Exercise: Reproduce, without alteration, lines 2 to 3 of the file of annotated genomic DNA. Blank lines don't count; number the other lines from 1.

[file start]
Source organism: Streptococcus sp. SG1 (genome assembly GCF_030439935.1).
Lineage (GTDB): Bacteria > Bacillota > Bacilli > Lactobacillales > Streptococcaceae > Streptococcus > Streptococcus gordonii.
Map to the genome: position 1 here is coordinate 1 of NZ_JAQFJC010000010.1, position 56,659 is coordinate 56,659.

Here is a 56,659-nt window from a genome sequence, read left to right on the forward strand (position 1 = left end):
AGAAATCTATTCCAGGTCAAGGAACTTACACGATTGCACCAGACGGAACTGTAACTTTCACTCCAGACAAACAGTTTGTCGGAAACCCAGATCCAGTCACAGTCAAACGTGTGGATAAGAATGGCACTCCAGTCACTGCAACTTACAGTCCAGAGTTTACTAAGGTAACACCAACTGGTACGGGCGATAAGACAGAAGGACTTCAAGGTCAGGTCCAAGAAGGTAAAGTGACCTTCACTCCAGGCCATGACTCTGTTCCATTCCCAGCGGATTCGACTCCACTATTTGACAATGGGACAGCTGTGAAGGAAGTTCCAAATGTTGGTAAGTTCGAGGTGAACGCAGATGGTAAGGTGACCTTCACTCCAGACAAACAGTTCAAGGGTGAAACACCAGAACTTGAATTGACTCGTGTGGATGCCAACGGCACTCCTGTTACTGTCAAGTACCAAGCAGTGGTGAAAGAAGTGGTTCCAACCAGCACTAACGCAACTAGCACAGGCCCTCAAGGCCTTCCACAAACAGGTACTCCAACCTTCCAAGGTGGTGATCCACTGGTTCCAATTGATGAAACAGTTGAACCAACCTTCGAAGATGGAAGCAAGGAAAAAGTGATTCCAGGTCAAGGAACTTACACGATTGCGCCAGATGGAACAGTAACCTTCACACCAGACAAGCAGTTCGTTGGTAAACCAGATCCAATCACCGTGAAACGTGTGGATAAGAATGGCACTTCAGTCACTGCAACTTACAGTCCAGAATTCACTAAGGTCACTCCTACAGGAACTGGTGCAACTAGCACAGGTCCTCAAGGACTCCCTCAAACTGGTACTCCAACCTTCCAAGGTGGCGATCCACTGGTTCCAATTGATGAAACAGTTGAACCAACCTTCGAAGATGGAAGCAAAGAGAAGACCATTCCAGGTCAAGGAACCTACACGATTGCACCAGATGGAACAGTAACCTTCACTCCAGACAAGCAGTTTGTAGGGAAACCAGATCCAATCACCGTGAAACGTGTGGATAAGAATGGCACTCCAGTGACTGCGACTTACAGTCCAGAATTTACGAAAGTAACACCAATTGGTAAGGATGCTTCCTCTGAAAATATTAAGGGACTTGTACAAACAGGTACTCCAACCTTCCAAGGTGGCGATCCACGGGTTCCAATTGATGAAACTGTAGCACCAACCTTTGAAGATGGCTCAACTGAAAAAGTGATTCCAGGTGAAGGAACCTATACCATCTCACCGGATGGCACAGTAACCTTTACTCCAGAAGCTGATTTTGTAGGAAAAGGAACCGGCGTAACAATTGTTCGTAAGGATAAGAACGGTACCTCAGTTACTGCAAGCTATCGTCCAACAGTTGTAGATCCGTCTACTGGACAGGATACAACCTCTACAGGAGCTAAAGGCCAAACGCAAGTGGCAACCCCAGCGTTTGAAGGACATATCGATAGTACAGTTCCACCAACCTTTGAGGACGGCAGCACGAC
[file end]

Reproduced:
Lineage (GTDB): Bacteria > Bacillota > Bacilli > Lactobacillales > Streptococcaceae > Streptococcus > Streptococcus gordonii.
Map to the genome: position 1 here is coordinate 1 of NZ_JAQFJC010000010.1, position 56,659 is coordinate 56,659.